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Sweat

Lynn Nottage's new play is the tragedy of postindustrial America.

Khris Davis and Will Pullen star in Lynn Nottage's Sweat, directed by Kate Whoriskey, at the Public Theater.
(© Joan Marcus)

A white man and a black man sit facing the audience with a parole officer between them in the opening scene of Lynn Nottage's Sweat, which is now making its electrifying New York debut at the Public Theater. The black man carries a pocket Bible, while the white man sports a scowl and a white-power cross on his neck. They used to be inseparable, but a terrible incident changed that, landing them both in prison for the last eight years (roughly, the entirety of the George W. Bush administration). Their hometown of Reading, Pennsylvania, has drastically changed in that time. Even when they're released from jail, neither of them truly feels like they are going home.

In Sweat, Nottage (who won the 2009 Pulitzer Prize for Ruined) sensitively unwraps just how this disaster happened. It's the tragically familiar story of a solid working-class community upended by globalization, greed, addiction, and violence. Nottage has crafted a microcosm of the recent past, showing just how fragile that ecosystem was. It ought to be required viewing for all Americans.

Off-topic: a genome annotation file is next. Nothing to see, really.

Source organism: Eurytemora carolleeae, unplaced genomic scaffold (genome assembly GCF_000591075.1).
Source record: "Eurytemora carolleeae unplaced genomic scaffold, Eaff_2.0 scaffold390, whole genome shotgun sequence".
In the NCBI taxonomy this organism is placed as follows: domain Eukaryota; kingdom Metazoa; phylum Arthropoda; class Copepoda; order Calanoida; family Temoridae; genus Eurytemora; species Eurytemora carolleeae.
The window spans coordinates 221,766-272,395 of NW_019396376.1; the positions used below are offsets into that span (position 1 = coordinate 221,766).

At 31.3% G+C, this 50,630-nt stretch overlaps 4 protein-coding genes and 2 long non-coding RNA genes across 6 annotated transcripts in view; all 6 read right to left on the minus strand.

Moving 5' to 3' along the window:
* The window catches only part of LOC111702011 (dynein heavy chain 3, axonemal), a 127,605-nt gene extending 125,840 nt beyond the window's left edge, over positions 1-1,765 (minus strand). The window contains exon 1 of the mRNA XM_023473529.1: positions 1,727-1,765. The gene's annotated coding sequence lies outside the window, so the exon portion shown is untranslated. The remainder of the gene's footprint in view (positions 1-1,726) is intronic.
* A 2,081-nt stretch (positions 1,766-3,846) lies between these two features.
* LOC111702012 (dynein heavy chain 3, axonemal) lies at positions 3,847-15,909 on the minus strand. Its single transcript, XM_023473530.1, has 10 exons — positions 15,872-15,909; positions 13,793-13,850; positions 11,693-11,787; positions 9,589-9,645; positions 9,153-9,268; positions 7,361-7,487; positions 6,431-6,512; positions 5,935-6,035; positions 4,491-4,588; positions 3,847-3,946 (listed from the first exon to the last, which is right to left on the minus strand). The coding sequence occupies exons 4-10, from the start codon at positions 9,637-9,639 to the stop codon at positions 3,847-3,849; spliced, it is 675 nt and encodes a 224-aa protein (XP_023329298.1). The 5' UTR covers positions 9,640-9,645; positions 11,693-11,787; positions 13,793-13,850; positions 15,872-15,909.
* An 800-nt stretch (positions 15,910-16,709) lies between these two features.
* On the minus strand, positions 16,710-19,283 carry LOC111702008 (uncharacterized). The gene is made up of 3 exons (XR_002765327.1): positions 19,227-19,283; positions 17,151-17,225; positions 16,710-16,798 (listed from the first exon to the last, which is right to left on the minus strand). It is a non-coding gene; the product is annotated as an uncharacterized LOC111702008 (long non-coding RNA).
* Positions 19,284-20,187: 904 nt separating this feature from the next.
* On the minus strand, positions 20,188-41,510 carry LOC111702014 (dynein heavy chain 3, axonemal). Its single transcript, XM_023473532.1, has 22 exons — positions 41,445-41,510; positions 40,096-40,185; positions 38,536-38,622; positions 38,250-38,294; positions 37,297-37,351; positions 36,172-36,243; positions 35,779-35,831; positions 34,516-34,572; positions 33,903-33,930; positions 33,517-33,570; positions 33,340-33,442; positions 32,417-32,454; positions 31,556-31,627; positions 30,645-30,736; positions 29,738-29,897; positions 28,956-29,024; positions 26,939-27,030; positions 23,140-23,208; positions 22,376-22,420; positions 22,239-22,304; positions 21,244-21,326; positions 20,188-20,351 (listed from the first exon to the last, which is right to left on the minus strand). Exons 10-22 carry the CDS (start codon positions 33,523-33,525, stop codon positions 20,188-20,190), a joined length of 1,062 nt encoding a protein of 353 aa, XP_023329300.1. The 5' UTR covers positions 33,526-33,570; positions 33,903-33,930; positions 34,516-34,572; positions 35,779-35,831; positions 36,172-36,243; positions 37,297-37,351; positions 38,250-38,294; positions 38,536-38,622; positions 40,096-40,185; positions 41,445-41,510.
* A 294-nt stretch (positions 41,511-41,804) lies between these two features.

Tracey (Johanna Day), Cynthia (Michelle Wilson), and Jessie (Miriam Shor) enjoy a post-shift drink while Oscar (Carlo Albán, background) tidies the bar in Sweat.
(© Joan Marcus)

Most of the action takes place in the year 2000 (as evidenced by the wail of Carlos Santana's guitar in Rob Milburn and Michael Bodeen's period sound design): Cynthia (Michelle Wilson), Tracey (Johanna Day), and Jessie (Miriam Shor) work hard all day on the assembly line at the Olstead factory, where they earn a decent union wage. After work, they like to drink at their favorite watering hole where Stan (James Colby) tends bar. Stan used to work at the factory too, until an injury sidelined him. All of them come from Olstead legacy families with Cynthia's son, Chris (Khris Davis), and Tracey's son, Jason (Will Pullen), also taking jobs there. When the company looks to hire a new manager from off the production floor, Cynthia sees her opportunity to trade in her blue collar for a white one.

"I betcha they wanted a minority," Tracey opines when Cynthia gets the job over her. "I'm not prejudice, but that's how things are going these days." She tells this to Oscar (Carlo Albán), the Colombian-American barback who happens to be holding an employment listing (in Spanish) for new jobs at the plant. Tracey insists it must be some kind of joke since the factory is a closed shop and always has been: "You gotta know somebody to get in." But Oscar was born in Reading and knows all the workers who frequent the bar, so why can't he get in?

Johanna Day plays Tracey and Carlo Albán plays Oscar in Sweat.
(© Joan Marcus)

Better than any playwright who has dealt with the subject in this century, Nottage delicately unpacks the interplay of race and class in American society. She shows just how tribalism and the 20th-century notion of economic justice are intimately related. Like a latter-day Clifford Odets, she also demonstrates how these divisions have been purposefully exploited by the capital-owning class.